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Effects of a micro pattern on Cu alloy electrodeposition and its application as an oil detector
Micro and Nano Systems Letters volume 4, Article number: 9 (2016)
In this study, the effects of open area ratio (OAR) variations by micro-patterns on Cu alloy electrodeposition were analyzed experimentally. To change the OAR of the samples, a strip-type micro-pattern was formed on a substrate through a photolithography process. Moreover, the OAR was controlled by adjusting the distance of the stripe pattern to a width of 20 μm. When electrodeposition was applied on a non-patterned substrate with an OAR of 100%, a pillar-type Cu alloy structure was produced. In addition, when the OAR was decreased to 40%, the height of the Cu alloy structures was increased. However, when the OAR was decreased to 20%, no electrodeposited structures were formed. To confirm the industrial effectiveness of the electrodeposited structures on a micro-pattern, the Cu alloy electrodeposited structures were applied to the formation of an oil detector.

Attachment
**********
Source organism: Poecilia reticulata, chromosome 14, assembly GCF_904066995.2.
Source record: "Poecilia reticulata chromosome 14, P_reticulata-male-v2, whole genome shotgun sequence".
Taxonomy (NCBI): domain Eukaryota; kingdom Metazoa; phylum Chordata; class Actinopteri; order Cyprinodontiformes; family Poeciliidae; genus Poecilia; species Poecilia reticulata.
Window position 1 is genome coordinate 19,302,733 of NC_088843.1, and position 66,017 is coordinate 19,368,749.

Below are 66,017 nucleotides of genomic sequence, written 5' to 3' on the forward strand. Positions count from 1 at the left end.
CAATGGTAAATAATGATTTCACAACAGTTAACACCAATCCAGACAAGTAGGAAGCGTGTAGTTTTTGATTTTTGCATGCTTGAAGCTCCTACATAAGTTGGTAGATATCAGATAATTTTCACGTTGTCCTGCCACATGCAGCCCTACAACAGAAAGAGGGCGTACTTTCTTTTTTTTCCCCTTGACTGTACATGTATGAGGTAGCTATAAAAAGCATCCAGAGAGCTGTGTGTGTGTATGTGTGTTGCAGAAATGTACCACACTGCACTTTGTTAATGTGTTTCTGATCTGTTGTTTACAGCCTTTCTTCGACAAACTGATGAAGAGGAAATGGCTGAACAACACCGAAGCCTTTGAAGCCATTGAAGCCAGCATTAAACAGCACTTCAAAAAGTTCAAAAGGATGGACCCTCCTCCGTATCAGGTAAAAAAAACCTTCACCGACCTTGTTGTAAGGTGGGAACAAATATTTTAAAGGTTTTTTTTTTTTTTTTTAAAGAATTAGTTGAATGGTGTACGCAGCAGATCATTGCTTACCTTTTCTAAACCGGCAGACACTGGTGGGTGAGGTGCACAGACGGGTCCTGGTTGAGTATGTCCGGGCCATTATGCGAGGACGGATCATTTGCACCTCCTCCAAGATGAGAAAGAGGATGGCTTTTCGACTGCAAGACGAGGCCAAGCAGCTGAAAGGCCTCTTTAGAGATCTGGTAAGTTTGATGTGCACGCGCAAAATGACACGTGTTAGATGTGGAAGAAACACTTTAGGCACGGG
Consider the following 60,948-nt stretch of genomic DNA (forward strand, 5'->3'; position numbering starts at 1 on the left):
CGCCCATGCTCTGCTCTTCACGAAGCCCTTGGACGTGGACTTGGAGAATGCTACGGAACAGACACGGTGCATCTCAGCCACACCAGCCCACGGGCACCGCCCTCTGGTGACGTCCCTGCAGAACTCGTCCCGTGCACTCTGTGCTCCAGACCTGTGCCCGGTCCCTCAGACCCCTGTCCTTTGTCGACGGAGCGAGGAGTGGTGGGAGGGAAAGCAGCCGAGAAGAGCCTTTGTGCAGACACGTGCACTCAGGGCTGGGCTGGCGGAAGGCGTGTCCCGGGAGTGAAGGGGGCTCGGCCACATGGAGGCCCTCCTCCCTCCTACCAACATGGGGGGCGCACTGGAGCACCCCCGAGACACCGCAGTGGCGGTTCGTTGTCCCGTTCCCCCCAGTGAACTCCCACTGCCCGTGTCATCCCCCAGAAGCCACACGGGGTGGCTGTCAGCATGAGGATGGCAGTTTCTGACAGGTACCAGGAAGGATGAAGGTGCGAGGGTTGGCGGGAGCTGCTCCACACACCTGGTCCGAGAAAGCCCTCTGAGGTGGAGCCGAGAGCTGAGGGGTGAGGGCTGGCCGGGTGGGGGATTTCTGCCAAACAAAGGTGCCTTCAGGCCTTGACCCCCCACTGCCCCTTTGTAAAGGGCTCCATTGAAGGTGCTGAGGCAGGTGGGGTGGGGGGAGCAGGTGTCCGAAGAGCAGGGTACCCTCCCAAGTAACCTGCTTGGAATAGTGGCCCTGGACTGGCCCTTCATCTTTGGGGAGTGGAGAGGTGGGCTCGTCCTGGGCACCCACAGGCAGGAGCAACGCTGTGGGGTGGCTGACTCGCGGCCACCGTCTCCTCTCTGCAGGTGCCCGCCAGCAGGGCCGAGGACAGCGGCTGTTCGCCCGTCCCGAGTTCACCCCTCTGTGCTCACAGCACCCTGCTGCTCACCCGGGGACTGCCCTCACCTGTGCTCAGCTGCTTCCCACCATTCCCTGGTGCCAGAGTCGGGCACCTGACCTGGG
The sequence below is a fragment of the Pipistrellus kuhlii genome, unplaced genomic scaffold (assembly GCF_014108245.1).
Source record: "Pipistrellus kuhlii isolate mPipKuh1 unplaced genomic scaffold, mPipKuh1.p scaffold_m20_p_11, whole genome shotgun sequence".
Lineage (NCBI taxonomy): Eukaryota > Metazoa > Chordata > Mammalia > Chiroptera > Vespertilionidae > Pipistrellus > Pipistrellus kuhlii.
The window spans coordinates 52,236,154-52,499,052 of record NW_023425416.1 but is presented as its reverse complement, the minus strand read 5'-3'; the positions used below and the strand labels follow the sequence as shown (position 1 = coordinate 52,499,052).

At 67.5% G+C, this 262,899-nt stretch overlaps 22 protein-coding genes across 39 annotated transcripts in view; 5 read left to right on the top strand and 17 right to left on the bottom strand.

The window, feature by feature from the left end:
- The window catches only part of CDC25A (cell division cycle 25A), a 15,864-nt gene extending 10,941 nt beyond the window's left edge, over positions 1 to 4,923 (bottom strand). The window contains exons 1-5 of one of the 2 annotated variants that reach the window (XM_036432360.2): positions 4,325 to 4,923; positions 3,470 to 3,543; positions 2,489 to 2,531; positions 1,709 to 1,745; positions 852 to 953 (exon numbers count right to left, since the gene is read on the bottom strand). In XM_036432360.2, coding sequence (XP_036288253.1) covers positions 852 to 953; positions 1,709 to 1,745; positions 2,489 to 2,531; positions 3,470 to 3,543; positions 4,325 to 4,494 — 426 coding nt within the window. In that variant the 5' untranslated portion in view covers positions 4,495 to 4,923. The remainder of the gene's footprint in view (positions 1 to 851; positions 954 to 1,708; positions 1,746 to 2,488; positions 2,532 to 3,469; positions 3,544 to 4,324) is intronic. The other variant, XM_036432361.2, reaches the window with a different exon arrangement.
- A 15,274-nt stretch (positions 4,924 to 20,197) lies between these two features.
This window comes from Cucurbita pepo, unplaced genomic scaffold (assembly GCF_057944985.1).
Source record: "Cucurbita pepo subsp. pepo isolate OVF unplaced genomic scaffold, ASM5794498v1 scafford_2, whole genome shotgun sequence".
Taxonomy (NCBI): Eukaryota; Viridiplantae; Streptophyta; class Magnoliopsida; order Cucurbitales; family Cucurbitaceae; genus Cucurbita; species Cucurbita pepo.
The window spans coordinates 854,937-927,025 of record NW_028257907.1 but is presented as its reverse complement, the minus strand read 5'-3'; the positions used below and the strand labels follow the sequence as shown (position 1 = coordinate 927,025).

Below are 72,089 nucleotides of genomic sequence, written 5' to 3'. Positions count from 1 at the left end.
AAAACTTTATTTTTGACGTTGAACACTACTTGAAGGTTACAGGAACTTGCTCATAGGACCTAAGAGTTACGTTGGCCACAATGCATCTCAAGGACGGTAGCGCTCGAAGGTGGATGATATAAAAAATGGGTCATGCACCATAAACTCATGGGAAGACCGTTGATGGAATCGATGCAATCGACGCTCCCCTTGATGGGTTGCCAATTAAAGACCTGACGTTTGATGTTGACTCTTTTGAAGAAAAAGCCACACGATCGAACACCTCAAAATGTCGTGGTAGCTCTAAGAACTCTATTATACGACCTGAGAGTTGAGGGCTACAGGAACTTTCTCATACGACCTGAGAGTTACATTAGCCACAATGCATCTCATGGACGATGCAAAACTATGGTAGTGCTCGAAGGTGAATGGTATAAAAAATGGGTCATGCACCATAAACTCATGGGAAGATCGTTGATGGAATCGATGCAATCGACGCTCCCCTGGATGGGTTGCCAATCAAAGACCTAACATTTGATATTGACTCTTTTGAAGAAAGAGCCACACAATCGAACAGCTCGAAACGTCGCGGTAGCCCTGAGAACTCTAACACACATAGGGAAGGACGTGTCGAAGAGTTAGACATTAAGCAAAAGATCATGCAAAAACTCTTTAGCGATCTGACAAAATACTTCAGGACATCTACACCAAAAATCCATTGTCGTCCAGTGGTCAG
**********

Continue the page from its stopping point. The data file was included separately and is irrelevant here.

Micro- and nanostructured metal substrates are widely used in various industrial fields including surface modification, anti-corrosion, solar cells, and microelectronic interconnection [1–5]. Representative methods for producing metallic micro-and nanostructured substrates include an electroplating method using a micro- or nano-patterned mold, a dry or wet etching method using an etching barrier, and laser machining [6–8]. However, these methods require considerable time and cost for producing metallic microstructures.